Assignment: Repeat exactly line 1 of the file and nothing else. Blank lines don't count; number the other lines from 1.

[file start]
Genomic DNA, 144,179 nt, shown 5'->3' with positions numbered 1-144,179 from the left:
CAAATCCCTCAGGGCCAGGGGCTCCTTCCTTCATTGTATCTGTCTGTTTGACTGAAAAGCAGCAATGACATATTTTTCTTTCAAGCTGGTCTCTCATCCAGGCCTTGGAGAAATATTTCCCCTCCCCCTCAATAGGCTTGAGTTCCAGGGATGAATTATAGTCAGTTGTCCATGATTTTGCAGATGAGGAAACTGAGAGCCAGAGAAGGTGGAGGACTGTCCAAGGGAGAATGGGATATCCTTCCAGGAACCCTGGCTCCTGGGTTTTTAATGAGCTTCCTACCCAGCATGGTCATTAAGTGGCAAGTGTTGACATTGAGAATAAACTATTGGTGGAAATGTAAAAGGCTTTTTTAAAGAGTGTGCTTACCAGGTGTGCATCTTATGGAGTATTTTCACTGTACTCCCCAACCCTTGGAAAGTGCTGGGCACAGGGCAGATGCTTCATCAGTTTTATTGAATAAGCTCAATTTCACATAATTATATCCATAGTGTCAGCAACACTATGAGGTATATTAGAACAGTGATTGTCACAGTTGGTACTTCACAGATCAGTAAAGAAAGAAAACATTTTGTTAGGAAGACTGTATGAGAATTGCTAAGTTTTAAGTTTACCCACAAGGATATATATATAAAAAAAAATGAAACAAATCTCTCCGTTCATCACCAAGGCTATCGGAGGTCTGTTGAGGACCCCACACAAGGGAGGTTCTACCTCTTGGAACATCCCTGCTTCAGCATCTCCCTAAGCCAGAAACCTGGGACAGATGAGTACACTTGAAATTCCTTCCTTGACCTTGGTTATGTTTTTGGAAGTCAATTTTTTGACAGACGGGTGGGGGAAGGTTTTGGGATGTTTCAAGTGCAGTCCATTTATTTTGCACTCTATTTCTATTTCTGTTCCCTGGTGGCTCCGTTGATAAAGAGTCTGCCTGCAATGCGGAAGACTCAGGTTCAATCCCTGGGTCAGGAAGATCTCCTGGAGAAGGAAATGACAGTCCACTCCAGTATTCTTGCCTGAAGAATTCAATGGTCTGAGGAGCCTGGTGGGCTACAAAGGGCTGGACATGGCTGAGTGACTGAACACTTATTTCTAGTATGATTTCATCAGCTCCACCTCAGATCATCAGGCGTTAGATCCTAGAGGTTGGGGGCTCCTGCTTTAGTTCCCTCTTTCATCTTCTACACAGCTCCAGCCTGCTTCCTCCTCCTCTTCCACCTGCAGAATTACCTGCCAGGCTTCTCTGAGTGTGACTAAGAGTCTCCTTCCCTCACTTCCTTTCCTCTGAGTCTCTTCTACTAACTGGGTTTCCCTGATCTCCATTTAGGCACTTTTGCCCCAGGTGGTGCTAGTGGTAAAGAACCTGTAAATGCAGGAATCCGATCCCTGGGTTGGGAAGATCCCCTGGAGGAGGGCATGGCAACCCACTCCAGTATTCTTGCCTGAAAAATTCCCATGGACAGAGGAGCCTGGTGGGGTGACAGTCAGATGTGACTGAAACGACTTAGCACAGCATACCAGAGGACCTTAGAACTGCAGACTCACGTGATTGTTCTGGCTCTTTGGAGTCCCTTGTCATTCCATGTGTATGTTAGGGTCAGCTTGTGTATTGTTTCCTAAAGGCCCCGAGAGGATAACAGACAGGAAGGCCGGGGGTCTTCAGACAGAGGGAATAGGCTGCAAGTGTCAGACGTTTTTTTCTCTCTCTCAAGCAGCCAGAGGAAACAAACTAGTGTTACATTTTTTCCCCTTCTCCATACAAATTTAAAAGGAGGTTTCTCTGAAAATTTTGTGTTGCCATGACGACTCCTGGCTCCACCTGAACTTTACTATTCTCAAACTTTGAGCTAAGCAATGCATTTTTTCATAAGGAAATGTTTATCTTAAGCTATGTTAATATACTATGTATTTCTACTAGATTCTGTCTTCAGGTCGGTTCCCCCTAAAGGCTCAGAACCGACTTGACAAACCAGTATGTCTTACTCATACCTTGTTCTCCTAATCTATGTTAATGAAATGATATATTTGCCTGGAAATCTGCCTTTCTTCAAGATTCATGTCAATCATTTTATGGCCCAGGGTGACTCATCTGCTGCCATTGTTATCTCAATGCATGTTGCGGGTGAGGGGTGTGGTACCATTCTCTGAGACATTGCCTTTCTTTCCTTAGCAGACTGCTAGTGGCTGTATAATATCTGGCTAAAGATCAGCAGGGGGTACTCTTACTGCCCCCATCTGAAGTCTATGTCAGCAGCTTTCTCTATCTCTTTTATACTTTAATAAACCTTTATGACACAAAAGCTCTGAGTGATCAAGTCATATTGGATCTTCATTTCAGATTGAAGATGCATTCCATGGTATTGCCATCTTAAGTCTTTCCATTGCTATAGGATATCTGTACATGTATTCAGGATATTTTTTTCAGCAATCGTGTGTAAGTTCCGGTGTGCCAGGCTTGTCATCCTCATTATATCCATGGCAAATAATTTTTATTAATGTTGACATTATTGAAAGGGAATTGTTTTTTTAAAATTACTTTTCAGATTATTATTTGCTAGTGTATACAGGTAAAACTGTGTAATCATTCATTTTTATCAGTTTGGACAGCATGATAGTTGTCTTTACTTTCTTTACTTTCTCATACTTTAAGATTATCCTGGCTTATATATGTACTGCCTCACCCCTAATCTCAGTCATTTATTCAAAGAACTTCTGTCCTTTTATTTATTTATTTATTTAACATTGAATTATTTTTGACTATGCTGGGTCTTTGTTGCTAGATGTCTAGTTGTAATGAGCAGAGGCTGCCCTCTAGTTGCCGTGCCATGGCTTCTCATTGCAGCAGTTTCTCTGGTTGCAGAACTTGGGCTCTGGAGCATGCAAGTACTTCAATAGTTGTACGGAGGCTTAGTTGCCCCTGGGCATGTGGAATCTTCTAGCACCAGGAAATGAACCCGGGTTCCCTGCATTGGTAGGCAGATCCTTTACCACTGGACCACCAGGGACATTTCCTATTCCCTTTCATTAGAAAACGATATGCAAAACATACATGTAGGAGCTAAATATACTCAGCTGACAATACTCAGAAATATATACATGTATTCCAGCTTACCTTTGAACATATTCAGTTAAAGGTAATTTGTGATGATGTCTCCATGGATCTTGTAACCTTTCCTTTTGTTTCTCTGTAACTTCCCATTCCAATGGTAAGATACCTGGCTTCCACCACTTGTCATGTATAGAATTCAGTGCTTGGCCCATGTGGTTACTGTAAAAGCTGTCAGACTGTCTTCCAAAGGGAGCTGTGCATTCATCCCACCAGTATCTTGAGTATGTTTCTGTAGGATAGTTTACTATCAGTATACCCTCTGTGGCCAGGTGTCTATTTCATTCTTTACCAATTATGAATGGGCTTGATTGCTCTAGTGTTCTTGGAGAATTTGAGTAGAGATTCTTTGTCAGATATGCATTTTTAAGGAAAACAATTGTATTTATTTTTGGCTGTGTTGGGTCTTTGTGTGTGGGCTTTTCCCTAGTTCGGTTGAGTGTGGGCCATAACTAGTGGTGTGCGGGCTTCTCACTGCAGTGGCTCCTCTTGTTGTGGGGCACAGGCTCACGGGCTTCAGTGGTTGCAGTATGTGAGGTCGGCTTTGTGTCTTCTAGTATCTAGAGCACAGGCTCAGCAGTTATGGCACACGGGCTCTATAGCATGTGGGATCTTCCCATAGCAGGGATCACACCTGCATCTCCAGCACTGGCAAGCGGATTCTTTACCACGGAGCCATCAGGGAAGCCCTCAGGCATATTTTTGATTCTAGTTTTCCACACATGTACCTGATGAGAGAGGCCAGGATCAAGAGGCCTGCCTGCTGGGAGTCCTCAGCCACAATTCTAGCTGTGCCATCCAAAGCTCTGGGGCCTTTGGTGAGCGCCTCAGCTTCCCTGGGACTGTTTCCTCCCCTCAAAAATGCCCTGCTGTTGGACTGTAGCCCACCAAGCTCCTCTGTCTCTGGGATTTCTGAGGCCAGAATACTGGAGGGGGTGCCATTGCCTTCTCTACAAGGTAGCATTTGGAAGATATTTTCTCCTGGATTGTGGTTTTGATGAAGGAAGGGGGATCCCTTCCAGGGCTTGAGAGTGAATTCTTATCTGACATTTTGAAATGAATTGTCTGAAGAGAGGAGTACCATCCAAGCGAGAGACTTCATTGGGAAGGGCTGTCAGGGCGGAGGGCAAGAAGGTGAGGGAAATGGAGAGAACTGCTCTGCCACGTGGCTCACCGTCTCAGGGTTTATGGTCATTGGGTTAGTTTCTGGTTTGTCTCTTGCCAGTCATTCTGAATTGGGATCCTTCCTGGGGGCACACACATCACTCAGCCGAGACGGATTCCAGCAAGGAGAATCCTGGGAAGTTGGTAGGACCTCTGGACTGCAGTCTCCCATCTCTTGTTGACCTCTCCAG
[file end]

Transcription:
Genomic DNA, 144,179 nt, shown 5'->3' with positions numbered 1-144,179 from the left: